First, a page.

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while he engaged anew in diplomatic business. He went on an embassy to the Low Countries in November 1589, and in 1591 he was one of the commissioners who signed a treaty with France on behalf of the queen. In 1598 he joined with Burghley in a futile attempt to negotiate peace with Spain, and in the same year went abroad, for the last time, to renew a treaty with the united provinces, which relieved the queen of a subsidy of 120,000l. a year.

High office at home finally rewarded his service abroad. He was one of the four commissioners appointed to seal writs during the vacancy in the office of chancellor after the death of Sir Christopher Hatton (20 Nov. 1591) and before the appointment of Puckering on 3 June 1592. In August 1598 Lord-treasurer Burghley died, and court gossip at once nominated Buckhurst to the vacant post (Chamberlain, Letters, pp. 31, 37); but it was not until 19 May 1599 that he was installed in the office of treasurer. He performed his duties with businesslike precision. Every suitor could reckon on a full hearing in his turn, and he held aloof from court factions. His character and position alike recommended him for the appointment in January 1601 of lord high steward, whose duty it was to preside at the trials of the Earl of Essex and his fellow-conspirators.

The accession of James I did not affect his fortunes. On 17 April 1603 he was reappointed lord treasurer for life. He attended Elizabeth's funeral at Westminster on the 28th of that month, and on 2 May met the king at Broxbourne. He was graciously received. He was one of the peers who in November 1603 sat in judgment on Henry, lord Cobham, and Thomas, lord Grey de Wilton, and he was created Earl of Dorset on 13 March 1603–4. In May 1604 he was nominated a commissioner to negotiate a new treaty of peace with Spain, which was finally signed on 18 Aug. The king of Spain showed his appreciation of Dorset's influence in bringing the negotiations to a satisfactory issue by bestowing on him a pension of 1,000l. in the same month, and by presenting him with a gold ring and a richly jewelled chain.

Dorset's wealth and munificence in private life helped to confirm his political position. His landed property—inherited or purchased—was extensive. He resided in early life at Buckhurst, Sussex, where he employed John Thorpe to rebuild the manor-house between 1560 and 1565. In 1569 he obtained from King's College, Cambridge, a grant of the neighbouring manor of Withyham and the advowson of the church there in exchange for the manor and advowson of Sampford-Courtenay in Devonshire. The church of Withyham was the burial-place of his family. He built a house, which was soon burnt down, on part of the site of Lewes Priory, which had been granted to his father. He had been joint lord lieutenant of Sussex as early as 1569, and he somewhat humorously distinguished himself in that capacity in 1586, when, a false alarm having been given that fifty Spanish ships were off the coast, he hastily summoned the muster of the county and watched with them all night between Rottingdean and Brighton, only to discover in the morning that the strangers were innocent Dutchmen driven near the coast by stress of weather.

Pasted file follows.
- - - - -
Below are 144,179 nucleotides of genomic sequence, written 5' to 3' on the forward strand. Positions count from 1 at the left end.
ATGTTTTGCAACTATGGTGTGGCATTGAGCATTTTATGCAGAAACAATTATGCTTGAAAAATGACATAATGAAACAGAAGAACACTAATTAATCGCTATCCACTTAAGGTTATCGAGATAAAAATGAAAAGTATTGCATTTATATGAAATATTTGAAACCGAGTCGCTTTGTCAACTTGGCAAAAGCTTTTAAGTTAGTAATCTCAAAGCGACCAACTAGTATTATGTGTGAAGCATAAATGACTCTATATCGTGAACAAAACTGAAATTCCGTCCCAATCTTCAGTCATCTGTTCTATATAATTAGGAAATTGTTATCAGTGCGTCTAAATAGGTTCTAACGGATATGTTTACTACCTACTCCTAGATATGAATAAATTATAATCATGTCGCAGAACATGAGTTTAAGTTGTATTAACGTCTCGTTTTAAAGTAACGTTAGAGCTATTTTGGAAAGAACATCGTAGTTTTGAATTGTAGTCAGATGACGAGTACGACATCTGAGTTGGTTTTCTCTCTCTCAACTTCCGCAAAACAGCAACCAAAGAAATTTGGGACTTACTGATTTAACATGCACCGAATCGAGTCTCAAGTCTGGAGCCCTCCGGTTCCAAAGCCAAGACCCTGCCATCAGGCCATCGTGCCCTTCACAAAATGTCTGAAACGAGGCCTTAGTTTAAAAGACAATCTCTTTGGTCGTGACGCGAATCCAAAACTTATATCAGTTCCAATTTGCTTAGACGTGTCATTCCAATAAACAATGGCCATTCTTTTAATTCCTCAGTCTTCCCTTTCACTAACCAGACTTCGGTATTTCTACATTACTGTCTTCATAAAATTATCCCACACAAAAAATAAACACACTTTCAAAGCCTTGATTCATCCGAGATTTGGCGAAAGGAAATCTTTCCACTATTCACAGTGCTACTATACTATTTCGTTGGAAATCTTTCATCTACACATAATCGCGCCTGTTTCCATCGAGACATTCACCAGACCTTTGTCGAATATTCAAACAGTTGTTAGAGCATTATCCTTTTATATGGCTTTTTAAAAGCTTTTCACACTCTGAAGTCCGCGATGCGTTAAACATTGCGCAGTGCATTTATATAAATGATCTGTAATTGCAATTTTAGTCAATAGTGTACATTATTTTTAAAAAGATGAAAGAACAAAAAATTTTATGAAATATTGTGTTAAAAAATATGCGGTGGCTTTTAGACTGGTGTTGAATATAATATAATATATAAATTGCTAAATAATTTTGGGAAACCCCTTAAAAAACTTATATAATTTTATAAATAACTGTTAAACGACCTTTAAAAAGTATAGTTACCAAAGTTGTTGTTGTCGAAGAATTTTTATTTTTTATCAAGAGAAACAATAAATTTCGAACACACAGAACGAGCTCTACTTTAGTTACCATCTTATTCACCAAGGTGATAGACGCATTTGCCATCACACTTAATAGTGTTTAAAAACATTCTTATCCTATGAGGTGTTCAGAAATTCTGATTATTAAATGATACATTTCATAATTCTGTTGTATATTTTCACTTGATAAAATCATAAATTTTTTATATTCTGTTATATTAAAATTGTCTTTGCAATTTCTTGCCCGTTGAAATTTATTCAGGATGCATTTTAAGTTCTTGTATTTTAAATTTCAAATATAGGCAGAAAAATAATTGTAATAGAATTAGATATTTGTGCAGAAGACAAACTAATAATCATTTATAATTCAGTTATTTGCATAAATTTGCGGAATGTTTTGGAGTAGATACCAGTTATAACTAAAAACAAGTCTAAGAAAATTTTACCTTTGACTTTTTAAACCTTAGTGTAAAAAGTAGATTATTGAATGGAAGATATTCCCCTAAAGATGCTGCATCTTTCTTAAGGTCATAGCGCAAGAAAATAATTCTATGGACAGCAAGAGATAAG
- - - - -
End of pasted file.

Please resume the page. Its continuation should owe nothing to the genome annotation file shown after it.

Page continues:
Meanwhile, in June 1566, the queen granted to him the reversion of the manor of Knole, near Sevenoaks in Kent, subject to a lease granted by the Earl of Leicester, to whom the estate had been presented by the queen in 1561 (Hasted, Kent, i. 342). It was not until 1603 that Dorset came into possession of the property. He at once set to work to rebuild part of the house from plans supplied at an earlier date by John Thorpe. Two hundred workmen were employed on it, and it was completed in 1605 (cf. Archæologia Cantiana, vol. ix. pp. xl et seq.).

Another office of dignity which Dorset long filled was that of chancellor of the university of Oxford. He was elected on 17 Dec. 1591. His competitor was Robert Devereux, earl of Essex, but the queen's influence was thrown decisively on the side of Lord Buckhurst. On 6 Jan. 1591–2 he was incorporated, at his residence in London, M.A. in the university. In September 1592 he visited Oxford, and received the queen there with elaborate ceremony (Nichols, Progresses, iii. 149 seq.). He gave books to Bodley's Library in 1600, and a bust of the founder, which is still extant there, in 1605 (Macray, Annals, pp. 20, 31). In August 1605 he entertained James I at Oxford, keeping open house at New College for a week. The earl sent 20l. and five brace of bucks to those who had disputed or acted before the king, and money and venison to every college and hall (Nichols, Progresses of James I, i. 539 seq.).

One of Dorset's latest acts in his office of lord treasurer was to interview privately the barons of the exchequer (November 1606) while they were sitting in judgment on the great constitutional case of the merchant Bates who had refused to pay the impositions that had been levied by the crown